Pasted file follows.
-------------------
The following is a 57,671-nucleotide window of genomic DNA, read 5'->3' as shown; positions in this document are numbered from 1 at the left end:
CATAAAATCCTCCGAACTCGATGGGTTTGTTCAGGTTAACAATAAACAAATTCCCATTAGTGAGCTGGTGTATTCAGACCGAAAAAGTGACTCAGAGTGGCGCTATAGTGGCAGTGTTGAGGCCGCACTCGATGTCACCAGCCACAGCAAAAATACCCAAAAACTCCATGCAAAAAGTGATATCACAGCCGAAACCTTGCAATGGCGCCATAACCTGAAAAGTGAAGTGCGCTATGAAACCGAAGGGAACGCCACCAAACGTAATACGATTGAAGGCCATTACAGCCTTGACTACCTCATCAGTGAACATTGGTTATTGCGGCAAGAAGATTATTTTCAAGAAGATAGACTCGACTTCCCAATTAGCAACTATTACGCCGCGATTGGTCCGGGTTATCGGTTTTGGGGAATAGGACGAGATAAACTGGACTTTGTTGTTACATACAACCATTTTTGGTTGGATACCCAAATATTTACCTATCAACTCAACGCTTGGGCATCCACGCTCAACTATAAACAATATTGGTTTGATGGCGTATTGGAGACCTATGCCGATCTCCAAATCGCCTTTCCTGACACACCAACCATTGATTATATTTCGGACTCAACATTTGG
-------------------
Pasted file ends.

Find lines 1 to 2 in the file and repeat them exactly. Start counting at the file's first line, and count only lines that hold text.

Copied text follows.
The following is a 57,671-nucleotide window of genomic DNA, read 5'->3' as shown; positions in this document are numbered from 1 at the left end:
CATAAAATCCTCCGAACTCGATGGGTTTGTTCAGGTTAACAATAAACAAATTCCCATTAGTGAGCTGGTGTATTCAGACCGAAAAAGTGACTCAGAGTGGCGCTATAGTGGCAGTGTTGAGGCCGCACTCGATGTCACCAGCCACAGCAAAAATACCCAAAAACTCCATGCAAAAAGTGATATCACAGCCGAAACCTTGCAATGGCGCCATAACCTGAAAAGTGAAGTGCGCTATGAAACCGAAGGGAACGCCACCAAACGTAATACGATTGAAGGCCATTACAGCCTTGACTACCTCATCAGTGAACATTGGTTATTGCGGCAAGAAGATTATTTTCAAGAAGATAGACTCGACTTCCCAATTAGCAACTATTACGCCGCGATTGGTCCGGGTTATCGGTTTTGGGGAATAGGACGAGATAAACTGGACTTTGTTGTTACATACAACCATTTTTGGTTGGATACCCAAATATTTACCTATCAACTCAACGCTTGGGCATCCACGCTCAACTATAAACAATATTGGTTTGATGGCGTATTGGAGACCTATGCCGATCTCCAAATCGCCTTTCCTGACACACCAACCATTGATTATATTTCGGACTCAACATTTGG